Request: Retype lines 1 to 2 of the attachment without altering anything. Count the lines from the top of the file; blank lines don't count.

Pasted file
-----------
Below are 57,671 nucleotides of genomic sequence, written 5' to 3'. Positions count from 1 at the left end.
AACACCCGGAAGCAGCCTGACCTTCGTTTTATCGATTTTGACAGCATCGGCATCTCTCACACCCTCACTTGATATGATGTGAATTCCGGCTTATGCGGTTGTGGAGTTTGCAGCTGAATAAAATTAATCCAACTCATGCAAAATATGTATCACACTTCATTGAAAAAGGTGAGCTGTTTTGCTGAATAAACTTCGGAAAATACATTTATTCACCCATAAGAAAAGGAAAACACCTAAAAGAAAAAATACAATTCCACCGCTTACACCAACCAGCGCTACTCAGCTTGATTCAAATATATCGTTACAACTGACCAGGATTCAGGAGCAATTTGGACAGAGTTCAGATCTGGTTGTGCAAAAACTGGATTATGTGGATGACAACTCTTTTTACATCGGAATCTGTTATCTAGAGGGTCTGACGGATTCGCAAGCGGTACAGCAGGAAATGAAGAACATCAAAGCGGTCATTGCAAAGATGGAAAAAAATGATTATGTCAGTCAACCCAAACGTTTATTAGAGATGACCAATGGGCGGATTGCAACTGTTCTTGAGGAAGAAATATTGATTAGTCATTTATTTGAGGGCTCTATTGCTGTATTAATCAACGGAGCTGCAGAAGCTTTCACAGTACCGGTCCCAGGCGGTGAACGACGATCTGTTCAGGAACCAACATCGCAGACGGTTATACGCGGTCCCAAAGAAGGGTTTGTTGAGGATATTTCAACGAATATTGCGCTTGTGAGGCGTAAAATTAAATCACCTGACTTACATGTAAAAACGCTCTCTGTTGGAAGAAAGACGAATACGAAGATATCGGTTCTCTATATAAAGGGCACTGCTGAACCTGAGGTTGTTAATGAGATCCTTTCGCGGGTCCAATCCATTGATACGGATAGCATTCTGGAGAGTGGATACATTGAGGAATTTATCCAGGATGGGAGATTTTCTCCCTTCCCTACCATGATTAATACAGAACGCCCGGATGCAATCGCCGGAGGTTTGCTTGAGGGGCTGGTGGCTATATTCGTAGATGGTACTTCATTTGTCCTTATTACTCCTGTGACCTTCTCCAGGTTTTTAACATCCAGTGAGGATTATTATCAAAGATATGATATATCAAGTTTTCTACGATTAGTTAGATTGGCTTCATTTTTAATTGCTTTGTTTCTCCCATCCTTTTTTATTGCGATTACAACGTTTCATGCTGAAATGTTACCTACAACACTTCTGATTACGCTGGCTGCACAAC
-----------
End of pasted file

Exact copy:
Below are 57,671 nucleotides of genomic sequence, written 5' to 3'. Positions count from 1 at the left end.
AACACCCGGAAGCAGCCTGACCTTCGTTTTATCGATTTTGACAGCATCGGCATCTCTCACACCCTCACTTGATATGATGTGAATTCCGGCTTATGCGGTTGTGGAGTTTGCAGCTGAATAAAATTAATCCAACTCATGCAAAATATGTATCACACTTCATTGAAAAAGGTGAGCTGTTTTGCTGAATAAACTTCGGAAAATACATTTATTCACCCATAAGAAAAGGAAAACACCTAAAAGAAAAAATACAATTCCACCGCTTACACCAACCAGCGCTACTCAGCTTGATTCAAATATATCGTTACAACTGACCAGGATTCAGGAGCAATTTGGACAGAGTTCAGATCTGGTTGTGCAAAAACTGGATTATGTGGATGACAACTCTTTTTACATCGGAATCTGTTATCTAGAGGGTCTGACGGATTCGCAAGCGGTACAGCAGGAAATGAAGAACATCAAAGCGGTCATTGCAAAGATGGAAAAAAATGATTATGTCAGTCAACCCAAACGTTTATTAGAGATGACCAATGGGCGGATTGCAACTGTTCTTGAGGAAGAAATATTGATTAGTCATTTATTTGAGGGCTCTATTGCTGTATTAATCAACGGAGCTGCAGAAGCTTTCACAGTACCGGTCCCAGGCGGTGAACGACGATCTGTTCAGGAACCAACATCGCAGACGGTTATACGCGGTCCCAAAGAAGGGTTTGTTGAGGATATTTCAACGAATATTGCGCTTGTGAGGCGTAAAATTAAATCACCTGACTTACATGTAAAAACGCTCTCTGTTGGAAGAAAGACGAATACGAAGATATCGGTTCTCTATATAAAGGGCACTGCTGAACCTGAGGTTGTTAATGAGATCCTTTCGCGGGTCCAATCCATTGATACGGATAGCATTCTGGAGAGTGGATACATTGAGGAATTTATCCAGGATGGGAGATTTTCTCCCTTCCCTACCATGATTAATACAGAACGCCCGGATGCAATCGCCGGAGGTTTGCTTGAGGGGCTGGTGGCTATATTCGTAGATGGTACTTCATTTGTCCTTATTACTCCTGTGACCTTCTCCAGGTTTTTAACATCCAGTGAGGATTATTATCAAAGATATGATATATCAAGTTTTCTACGATTAGTTAGATTGGCTTCATTTTTAATTGCTTTGTTTCTCCCATCCTTTTTTATTGCGATTACAACGTTTCATGCTGAAATGTTACCTACAACACTTCTGATTACGCTGGCTGCACAAC